Please give it a read: it is located on our homepage under the listing for new 2010 New Teas.
Follow this link to our homepage to view our new Yunnan teas:
Sakura , as they are known in Japan, or cherry blossoms, as they are affectionately called here, are the first harbinger of spring. Each year, legions of ‘bloom watchers’ eagerly travel to various locations in Japan in the hopes of arriving at just the right time to enjoy a spectacular show of delicate pink and white colors and inhale the soft, subtle fragrance during the annual Cherry Blossom Festival.
In North America, Washington DC, Philadelphia and Vancouver in British Columbia celebrate the flowering of their cherry trees, too, with annual Cherry Blossom Festivals. In 1912 Japan gave our nation’s capital a gift of 3,020 cherry trees, and another 3,800 trees in 1965. These graceful trees signal Washington’s right of spring with an explosion of white and pink color which is avidly witnessed by thousands of visitors from across the nation and around the world. Each year the peak season of bloom in Washington DC varies with the weather – from mid-March to early April is the window of time.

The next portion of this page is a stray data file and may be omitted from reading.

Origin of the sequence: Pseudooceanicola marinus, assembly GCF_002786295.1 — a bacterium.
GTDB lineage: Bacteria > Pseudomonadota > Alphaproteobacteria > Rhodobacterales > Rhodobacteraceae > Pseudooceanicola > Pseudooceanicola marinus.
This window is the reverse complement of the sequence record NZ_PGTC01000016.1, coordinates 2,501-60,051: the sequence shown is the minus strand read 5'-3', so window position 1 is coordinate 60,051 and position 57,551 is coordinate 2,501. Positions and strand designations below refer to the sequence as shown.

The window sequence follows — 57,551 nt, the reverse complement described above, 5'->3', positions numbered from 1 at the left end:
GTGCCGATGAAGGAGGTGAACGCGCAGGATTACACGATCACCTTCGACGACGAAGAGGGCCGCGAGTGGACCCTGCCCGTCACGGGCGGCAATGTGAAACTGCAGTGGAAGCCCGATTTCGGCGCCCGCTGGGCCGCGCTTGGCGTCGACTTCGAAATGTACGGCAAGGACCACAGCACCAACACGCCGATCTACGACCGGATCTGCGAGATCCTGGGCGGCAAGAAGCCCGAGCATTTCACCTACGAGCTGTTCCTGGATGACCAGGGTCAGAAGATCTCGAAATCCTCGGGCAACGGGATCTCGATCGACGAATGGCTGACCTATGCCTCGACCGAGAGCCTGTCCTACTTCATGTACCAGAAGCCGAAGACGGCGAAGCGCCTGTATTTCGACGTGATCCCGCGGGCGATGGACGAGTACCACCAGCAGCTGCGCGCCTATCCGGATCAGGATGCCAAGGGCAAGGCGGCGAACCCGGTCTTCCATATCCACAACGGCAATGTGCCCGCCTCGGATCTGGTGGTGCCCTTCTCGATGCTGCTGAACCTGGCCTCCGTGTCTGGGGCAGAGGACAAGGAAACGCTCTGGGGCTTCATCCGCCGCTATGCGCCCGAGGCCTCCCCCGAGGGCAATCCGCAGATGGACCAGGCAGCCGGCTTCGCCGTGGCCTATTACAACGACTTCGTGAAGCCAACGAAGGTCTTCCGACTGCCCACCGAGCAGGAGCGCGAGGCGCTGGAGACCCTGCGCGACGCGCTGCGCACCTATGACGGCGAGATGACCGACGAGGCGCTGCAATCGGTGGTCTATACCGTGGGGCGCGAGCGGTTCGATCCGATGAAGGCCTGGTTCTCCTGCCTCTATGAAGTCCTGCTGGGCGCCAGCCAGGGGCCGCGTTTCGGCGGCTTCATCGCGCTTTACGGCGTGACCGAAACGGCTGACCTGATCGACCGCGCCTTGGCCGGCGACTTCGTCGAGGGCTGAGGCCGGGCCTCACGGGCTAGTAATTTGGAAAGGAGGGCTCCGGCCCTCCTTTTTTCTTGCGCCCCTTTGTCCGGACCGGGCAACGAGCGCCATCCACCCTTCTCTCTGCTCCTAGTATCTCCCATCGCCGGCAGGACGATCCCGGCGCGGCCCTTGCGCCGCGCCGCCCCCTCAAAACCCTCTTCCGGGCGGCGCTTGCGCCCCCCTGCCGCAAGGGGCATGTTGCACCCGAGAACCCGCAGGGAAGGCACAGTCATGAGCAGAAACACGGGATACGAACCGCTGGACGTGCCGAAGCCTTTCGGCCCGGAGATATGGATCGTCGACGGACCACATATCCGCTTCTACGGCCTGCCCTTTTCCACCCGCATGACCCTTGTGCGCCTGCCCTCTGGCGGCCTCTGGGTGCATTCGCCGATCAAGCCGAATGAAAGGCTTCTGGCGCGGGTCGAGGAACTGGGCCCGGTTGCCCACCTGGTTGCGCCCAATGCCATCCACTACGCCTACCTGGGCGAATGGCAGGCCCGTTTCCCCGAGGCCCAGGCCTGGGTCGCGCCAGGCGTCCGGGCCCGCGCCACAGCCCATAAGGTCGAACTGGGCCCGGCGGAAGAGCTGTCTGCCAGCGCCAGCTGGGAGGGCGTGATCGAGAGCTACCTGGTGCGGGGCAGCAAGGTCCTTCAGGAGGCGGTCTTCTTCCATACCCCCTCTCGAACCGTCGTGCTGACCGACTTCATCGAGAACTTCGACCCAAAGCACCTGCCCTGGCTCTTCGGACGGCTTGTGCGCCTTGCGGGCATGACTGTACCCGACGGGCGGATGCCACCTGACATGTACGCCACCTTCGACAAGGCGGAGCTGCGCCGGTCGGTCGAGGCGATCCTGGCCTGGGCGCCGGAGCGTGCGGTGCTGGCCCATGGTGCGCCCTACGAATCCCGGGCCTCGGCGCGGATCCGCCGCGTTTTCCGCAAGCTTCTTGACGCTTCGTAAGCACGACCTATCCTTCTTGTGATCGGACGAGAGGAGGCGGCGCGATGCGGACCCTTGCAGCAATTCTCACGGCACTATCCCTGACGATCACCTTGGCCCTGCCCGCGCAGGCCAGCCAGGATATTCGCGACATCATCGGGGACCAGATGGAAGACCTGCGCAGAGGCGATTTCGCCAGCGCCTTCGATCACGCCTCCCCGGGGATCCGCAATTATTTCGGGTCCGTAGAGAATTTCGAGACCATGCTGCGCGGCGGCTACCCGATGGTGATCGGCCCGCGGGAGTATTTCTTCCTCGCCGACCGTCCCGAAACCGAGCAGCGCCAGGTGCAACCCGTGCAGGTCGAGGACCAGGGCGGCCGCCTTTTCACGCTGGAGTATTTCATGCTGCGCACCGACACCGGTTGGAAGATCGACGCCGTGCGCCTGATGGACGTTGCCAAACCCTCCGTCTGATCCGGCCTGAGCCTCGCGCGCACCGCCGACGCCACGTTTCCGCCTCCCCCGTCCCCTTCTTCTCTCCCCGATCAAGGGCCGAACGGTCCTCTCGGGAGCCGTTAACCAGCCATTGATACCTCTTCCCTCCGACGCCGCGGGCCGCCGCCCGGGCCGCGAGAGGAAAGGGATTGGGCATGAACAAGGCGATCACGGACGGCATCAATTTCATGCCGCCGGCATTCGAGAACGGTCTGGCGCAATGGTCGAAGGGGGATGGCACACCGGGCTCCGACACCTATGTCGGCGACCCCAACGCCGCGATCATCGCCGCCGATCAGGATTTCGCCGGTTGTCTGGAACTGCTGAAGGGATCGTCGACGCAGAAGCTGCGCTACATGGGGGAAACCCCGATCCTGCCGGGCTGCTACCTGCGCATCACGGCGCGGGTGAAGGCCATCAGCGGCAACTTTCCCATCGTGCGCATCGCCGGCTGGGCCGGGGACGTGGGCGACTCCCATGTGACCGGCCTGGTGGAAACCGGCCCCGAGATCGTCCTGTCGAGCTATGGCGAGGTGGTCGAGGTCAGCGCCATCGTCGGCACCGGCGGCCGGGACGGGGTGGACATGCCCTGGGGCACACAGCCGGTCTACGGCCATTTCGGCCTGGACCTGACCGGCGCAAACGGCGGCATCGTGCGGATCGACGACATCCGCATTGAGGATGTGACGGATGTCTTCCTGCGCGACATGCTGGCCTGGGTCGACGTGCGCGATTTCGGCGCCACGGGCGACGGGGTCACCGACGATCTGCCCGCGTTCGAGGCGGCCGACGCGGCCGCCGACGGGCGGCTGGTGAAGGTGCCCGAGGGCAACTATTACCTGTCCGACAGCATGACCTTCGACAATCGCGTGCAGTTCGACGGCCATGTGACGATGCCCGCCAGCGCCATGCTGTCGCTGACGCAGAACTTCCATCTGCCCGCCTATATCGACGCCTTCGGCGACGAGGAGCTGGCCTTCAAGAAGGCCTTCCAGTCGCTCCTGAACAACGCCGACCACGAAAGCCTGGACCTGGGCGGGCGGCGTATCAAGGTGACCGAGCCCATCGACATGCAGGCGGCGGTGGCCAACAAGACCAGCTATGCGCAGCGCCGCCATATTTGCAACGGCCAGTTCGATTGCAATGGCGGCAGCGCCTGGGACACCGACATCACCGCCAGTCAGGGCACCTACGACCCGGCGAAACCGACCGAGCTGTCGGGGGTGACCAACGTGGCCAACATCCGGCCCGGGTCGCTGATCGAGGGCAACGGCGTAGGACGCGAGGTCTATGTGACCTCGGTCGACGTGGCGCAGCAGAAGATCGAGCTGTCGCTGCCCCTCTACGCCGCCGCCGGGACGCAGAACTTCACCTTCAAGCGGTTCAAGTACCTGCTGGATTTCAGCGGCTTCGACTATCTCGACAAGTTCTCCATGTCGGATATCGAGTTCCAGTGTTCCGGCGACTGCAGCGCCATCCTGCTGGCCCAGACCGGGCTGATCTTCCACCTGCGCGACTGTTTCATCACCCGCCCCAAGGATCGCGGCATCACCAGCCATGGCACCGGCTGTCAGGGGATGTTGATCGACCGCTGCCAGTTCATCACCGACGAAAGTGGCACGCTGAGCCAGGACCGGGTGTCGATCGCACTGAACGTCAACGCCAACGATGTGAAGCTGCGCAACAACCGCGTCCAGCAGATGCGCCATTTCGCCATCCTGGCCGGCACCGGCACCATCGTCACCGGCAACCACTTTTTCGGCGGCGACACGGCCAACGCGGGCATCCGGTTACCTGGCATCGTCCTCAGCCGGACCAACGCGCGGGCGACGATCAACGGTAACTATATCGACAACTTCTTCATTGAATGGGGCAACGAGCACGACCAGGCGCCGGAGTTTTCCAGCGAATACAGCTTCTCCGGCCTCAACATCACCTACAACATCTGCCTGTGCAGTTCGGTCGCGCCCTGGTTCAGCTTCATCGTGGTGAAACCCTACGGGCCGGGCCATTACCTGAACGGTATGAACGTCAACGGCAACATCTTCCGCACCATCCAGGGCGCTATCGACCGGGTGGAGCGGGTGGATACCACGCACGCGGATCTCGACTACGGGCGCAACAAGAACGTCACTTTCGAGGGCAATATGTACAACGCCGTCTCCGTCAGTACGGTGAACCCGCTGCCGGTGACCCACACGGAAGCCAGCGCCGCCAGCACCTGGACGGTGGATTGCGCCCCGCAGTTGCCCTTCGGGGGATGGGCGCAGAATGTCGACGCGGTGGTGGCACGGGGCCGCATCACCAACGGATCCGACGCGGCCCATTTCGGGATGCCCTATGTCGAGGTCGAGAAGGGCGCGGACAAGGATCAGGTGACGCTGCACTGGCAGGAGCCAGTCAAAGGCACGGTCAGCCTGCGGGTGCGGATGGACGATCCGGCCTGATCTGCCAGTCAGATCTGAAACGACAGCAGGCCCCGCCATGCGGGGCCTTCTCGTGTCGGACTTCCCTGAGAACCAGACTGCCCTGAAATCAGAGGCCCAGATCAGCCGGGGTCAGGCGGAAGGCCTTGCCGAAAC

The very idea of thousands of cherry trees all in blossom all the same time is, for me, the quintessence of spring fever.
To celebrate Mother Nature’s spectacular show, we are introducing our Sencha Sakura tea. This sweetly perfumed tea is a delicious and satisfying blend of green tea – Japanese Sencha – from Shizuoka Prefecture in Japan and tiny pink Sakura blossoms. The subtle fragrance of these tiny pink cherry blossoms makes a fragrant and alluring cup that is a perfect harbinger of the fresh new season.